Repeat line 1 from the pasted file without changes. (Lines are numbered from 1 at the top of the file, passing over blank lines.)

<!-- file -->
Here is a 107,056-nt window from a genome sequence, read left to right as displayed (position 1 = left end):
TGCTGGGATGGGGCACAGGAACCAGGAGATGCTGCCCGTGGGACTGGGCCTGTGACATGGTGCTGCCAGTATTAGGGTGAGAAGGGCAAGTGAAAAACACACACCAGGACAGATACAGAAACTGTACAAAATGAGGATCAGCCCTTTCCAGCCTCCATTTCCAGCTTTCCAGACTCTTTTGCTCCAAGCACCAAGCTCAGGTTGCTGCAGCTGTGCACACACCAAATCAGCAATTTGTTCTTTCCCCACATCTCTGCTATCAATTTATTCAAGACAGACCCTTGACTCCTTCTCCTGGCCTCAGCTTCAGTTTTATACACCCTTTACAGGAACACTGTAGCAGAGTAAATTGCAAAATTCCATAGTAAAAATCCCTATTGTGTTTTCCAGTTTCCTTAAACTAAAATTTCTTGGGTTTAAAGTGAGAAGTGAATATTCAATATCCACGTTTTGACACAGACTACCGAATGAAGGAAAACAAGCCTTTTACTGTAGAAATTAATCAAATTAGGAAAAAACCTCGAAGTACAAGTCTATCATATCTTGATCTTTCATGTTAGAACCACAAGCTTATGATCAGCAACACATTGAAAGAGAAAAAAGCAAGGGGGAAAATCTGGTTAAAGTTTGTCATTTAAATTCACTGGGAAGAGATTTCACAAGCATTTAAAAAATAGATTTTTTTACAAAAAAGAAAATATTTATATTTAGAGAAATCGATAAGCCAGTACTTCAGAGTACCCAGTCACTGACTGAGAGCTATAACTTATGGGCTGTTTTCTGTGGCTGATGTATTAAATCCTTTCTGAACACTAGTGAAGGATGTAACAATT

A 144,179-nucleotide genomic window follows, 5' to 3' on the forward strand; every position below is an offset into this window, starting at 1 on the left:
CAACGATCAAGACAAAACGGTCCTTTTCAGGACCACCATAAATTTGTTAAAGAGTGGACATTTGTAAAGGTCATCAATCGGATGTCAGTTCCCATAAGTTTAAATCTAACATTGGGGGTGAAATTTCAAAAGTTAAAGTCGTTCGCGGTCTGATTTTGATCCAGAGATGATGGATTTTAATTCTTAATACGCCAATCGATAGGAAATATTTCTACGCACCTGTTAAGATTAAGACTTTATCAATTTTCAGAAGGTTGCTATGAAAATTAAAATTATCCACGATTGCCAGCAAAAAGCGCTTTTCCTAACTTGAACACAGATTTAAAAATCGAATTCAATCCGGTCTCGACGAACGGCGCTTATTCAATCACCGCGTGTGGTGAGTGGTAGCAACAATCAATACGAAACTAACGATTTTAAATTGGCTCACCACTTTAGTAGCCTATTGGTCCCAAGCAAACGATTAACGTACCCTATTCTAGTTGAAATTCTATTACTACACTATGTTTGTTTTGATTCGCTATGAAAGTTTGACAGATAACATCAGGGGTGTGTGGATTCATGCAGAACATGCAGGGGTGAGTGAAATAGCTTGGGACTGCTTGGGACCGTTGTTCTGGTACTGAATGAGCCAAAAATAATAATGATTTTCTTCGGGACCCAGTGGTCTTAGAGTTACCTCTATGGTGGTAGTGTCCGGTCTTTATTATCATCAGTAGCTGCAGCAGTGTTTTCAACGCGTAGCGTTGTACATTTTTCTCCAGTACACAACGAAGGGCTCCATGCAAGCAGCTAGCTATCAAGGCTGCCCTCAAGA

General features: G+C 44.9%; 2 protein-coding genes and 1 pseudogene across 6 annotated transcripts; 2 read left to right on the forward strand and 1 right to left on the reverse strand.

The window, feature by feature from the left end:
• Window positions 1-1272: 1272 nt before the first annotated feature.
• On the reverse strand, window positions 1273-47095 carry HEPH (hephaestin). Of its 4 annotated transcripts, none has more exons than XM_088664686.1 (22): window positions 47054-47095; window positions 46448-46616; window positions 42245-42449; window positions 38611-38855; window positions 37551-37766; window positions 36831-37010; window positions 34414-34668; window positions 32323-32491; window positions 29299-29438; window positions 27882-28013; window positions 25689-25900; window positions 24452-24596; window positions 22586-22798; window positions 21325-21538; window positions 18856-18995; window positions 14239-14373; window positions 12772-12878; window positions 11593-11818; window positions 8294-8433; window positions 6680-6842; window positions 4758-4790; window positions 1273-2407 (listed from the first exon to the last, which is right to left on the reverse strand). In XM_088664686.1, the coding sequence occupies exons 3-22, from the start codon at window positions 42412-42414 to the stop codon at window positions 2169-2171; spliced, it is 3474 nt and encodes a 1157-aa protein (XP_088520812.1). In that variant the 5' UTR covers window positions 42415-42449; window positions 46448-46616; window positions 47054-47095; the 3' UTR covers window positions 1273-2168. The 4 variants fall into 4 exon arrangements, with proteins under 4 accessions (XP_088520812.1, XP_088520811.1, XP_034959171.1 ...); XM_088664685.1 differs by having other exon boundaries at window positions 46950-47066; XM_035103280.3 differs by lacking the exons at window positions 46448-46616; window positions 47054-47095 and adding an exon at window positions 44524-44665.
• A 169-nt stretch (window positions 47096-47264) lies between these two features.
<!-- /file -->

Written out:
Here is a 107,056-nt window from a genome sequence, read left to right as displayed (position 1 = left end):